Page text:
David: There's a lot of consistency in federal Indian law throughout the United States, but a number of special laws have been enacted in both Alaska and Oklahoma that are applicable only to the Indian reservations and the Indian peoples in each of these two states. The basis of these distinctions lies in the unique history of these regions – how they joined the Union, and how Congress subsequently dealt with the very diverse Indian communities residing there. From 1834 to 1907, much of Oklahoma was formally the Indian Territory, which was itself a sad legacy of the forced relocation of many tribes indigenous to Alabama, Florida, Georgia, Mississippi, and North Carolina. A number of statutes were enacted specifically to address the circumstances of the tribes in the Indian Territory, even after the Indian Territory joined the Union as the state of Oklahoma. Alaska is similarly unique, with certain laws directed toward Alaska Natives prior to statehood that still govern the land and its people today.
Q: It seems that the status of lands in Alaska is very much a live issue. Could you provide some background on this?
Kyle: Sure. We're all familiar with the history of treaty-making in the United States. Treaties form the basis of the federal government's trust responsibility toward Native Nations and represent solemn obligations undertaken as part of negotiations over land, mutual assistance, and other matters. In Alaska, there are no treaties. This was an issue as early as 1867, but became a problem in 1959, when the newly admitted state was attempting to select lands from the public domain pursuant to the Statehood Act. With competing aboriginal claims, land selection was complicated, and in 1966, the secretary of the interior froze all transfers to the state until the various Alaska Native claims were resolved. This resolution ultimately occurred in 1971, when President Nixon signed into law the Alaska Native Claims Settlement Act (ANCSA). Among other things, ANCSA repealed all but one of Alaska's Indian reservations. For many years, it was the position of the Department of the Interior that ANCSA effectively prohibited future trust land acquisitions. This view has evolved in recent years, and the Office of the Assistant Secretary for Indian Affairs will be engaging in consultation on this issue later this year. Whatever the decision, I'm sure the issue will be litigated, as it's an incredibly complicated area of law that reflects the frenetic history of federal Indian policy in Alaska.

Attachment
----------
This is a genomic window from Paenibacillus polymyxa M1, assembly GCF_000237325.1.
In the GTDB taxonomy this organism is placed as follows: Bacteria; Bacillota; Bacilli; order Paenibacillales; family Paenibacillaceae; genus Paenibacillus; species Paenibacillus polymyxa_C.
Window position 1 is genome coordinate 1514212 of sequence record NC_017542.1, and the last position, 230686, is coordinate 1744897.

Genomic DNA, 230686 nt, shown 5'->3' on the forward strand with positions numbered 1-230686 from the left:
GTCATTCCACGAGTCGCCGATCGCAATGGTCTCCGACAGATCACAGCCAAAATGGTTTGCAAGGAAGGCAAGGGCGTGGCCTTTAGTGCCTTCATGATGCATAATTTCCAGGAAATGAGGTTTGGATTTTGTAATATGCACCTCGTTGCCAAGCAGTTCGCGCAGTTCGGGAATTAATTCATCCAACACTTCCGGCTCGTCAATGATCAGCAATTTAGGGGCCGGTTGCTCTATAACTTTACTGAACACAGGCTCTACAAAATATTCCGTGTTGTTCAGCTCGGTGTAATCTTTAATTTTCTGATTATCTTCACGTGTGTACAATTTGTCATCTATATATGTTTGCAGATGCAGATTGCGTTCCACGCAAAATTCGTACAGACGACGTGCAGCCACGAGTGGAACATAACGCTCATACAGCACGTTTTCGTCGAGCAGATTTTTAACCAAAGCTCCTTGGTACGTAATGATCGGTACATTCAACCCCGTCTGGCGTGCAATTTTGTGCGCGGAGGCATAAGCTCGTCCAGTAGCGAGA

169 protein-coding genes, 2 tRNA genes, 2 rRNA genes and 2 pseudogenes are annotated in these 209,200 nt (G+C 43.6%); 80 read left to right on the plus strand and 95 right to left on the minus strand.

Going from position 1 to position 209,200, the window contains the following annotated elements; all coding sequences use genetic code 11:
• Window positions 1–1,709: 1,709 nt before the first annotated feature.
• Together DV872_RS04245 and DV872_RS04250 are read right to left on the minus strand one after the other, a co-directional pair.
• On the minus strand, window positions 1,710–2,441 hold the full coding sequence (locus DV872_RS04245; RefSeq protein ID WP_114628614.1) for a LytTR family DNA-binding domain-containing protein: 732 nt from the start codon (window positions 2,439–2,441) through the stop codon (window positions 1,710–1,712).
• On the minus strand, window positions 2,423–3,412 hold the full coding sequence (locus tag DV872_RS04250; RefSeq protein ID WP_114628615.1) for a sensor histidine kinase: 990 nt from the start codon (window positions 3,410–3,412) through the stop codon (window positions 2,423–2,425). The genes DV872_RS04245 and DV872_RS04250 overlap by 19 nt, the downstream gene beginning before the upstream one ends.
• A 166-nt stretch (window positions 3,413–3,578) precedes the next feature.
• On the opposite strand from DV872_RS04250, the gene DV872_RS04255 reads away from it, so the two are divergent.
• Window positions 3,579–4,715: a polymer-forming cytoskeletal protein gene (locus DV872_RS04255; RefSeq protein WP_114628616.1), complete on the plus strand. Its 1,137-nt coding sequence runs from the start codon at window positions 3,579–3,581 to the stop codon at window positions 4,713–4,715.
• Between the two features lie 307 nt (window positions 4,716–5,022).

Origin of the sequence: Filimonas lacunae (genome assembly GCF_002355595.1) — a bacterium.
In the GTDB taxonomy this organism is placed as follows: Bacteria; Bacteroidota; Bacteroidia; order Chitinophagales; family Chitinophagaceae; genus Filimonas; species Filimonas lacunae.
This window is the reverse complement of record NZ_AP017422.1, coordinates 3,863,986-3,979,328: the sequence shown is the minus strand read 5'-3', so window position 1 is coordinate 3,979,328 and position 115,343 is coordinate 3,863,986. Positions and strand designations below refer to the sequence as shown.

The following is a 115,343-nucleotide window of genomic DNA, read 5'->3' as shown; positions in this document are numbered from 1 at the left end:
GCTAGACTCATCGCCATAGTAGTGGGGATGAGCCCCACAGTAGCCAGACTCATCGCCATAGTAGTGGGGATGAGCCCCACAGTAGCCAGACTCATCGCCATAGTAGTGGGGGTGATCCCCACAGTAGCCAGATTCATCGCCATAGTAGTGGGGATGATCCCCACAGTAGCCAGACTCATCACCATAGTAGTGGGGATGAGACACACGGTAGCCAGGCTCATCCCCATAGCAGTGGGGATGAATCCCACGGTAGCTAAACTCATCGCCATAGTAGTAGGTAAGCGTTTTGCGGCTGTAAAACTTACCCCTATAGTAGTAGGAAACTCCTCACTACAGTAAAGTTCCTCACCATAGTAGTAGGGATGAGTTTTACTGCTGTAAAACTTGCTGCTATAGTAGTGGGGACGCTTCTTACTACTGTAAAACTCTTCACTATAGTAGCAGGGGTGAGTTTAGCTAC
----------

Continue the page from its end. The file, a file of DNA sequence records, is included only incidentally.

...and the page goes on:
Q: Can you share an example of the land issues that are present in Oklahoma?
David: I represented the Muscogee (Creek) Nation as part of a team of lawyers from different firms before the Supreme Court in McGirt v. Oklahoma, which is indisputably one of the most significant Indian law decisions in the history of the United States. There are five large tribes located in eastern Oklahoma, which together made up the majority of the former Indian Territory. One such tribe is the Muscogee (Creek) Nation. The case revolved around the question of whether the tribe's reservation had been disestablished through a series of statutes enacted in the early twentieth century. Ultimately, in an opinion written by Justice Neil Gorsuch, the Supreme Court affirmed the existence of the Muscogee (Creek) Nation's reservation, which has major implications for criminal law and tribal jurisdiction, as well as civil regulatory enforcement.
Q: Does the decision have implications for other tribes?
David: Yes, the outcome of the McGirt case extends far beyond the Muscogee (Creek) Nation, as there are four other tribes in the state – the Cherokee, Choctaw, Chickasaw, and Seminole nations – with near-identical legal histories. Since the McGirt decision, federal and state courts have found the reservations of these tribes to have remained similarly intact. Substantively, this means that reservations make up 43% of Oklahoma, which creates a dramatically altered legal environment for the entire eastern half of the state.